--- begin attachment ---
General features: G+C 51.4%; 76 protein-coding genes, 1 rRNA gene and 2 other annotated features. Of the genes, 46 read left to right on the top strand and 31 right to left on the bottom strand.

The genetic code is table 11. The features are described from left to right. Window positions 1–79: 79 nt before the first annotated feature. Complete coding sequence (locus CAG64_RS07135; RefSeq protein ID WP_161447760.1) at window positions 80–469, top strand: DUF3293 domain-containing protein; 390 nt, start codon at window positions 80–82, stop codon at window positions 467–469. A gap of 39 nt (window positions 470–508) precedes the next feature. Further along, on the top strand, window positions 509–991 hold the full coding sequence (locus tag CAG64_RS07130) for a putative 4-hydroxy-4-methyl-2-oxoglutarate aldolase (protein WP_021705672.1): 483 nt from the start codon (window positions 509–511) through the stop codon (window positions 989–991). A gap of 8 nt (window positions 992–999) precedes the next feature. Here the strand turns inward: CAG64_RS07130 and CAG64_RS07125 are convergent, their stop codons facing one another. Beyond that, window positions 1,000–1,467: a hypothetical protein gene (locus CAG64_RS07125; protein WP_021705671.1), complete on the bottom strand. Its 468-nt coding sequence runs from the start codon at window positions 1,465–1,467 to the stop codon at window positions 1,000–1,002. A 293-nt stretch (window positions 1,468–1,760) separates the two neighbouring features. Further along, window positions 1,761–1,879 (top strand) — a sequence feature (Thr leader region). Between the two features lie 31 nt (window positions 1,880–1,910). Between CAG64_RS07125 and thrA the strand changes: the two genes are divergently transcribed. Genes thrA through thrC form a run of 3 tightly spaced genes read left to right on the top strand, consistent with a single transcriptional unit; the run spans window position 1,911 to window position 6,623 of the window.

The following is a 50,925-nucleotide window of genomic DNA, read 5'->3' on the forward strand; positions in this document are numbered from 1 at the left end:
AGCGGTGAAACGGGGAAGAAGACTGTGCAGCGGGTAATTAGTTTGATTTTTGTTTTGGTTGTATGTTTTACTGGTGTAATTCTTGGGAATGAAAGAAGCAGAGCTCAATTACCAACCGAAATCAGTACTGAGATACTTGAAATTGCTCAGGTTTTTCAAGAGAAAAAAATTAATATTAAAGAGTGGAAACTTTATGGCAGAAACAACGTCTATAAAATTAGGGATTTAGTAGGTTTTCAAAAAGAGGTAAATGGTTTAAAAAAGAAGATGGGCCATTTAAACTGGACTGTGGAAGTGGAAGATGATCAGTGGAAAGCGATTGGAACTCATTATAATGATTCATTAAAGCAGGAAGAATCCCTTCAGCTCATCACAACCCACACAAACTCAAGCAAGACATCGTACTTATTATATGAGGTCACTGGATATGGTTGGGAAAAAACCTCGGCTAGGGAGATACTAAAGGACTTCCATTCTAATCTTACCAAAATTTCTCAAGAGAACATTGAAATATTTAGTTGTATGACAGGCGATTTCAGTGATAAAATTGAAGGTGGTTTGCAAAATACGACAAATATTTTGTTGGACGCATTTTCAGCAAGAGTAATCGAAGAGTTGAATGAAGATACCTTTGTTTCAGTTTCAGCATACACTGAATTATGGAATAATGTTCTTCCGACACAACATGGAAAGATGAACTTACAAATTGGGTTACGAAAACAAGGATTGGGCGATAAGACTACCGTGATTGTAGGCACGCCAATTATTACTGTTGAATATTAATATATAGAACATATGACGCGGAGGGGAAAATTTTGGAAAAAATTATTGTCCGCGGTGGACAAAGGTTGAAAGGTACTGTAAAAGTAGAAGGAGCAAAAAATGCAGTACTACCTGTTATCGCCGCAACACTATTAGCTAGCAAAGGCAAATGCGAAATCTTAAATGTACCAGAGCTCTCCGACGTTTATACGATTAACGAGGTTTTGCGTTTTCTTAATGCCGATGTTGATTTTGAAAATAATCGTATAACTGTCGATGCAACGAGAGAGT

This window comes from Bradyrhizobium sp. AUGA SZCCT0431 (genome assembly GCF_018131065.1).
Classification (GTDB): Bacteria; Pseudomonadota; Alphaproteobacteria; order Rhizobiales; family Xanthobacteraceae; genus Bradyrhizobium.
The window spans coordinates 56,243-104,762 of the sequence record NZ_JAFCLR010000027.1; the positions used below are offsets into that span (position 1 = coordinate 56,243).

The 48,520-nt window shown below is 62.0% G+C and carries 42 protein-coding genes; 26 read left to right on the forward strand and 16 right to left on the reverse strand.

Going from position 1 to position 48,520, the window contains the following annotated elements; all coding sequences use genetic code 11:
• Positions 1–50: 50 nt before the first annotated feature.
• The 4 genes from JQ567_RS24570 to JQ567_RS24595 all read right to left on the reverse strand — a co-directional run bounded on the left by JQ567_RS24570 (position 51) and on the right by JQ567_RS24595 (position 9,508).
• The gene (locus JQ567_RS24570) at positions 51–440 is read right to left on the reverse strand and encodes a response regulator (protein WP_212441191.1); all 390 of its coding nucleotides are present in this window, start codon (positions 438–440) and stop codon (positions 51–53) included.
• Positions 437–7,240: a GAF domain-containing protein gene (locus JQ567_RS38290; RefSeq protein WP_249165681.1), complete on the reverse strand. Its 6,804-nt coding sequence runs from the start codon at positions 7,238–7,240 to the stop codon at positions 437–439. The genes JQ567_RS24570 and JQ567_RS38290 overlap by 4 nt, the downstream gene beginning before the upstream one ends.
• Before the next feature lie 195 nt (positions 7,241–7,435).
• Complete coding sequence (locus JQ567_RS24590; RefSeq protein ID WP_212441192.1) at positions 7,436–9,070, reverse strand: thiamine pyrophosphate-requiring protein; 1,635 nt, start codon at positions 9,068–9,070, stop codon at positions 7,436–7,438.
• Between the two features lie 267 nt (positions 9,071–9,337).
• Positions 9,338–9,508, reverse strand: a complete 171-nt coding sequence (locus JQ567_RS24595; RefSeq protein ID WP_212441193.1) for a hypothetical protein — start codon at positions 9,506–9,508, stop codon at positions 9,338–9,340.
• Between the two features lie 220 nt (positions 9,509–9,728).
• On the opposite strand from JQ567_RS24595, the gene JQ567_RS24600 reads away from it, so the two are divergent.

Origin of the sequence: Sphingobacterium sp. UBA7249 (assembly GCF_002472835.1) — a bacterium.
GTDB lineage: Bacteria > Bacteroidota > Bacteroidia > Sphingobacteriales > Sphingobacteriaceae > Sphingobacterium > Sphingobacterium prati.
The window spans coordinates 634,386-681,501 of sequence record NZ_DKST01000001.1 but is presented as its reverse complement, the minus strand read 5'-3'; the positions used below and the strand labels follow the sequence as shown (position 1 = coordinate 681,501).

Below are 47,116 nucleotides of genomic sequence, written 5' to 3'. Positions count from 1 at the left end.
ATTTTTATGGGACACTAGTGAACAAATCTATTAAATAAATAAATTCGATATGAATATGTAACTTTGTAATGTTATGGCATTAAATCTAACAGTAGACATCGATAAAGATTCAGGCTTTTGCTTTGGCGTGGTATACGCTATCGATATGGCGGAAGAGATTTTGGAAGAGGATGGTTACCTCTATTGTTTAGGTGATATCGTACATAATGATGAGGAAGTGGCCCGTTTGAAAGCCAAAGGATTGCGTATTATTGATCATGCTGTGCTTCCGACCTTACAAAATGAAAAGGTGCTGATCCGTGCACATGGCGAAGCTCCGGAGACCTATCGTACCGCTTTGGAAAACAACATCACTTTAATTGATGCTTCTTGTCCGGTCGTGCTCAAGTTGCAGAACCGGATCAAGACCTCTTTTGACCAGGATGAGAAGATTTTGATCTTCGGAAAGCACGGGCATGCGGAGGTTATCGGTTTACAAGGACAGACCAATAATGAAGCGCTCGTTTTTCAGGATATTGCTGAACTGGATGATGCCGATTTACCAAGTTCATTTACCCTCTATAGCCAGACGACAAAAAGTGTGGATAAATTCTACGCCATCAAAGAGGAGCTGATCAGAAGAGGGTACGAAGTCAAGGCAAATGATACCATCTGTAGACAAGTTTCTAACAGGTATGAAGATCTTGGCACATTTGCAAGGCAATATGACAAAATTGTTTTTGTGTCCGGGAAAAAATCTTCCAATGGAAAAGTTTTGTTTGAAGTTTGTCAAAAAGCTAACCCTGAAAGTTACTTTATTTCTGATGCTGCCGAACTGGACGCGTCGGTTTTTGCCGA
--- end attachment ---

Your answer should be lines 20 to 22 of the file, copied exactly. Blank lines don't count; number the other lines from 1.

Origin of the sequence: Sphingobacterium sp. UBA7249 (assembly GCF_002472835.1) — a bacterium.
GTDB lineage: Bacteria > Bacteroidota > Bacteroidia > Sphingobacteriales > Sphingobacteriaceae > Sphingobacterium > Sphingobacterium prati.
The window spans coordinates 634,386-681,501 of sequence record NZ_DKST01000001.1 but is presented as its reverse complement, the minus strand read 5'-3'; the positions used below and the strand labels follow the sequence as shown (position 1 = coordinate 681,501).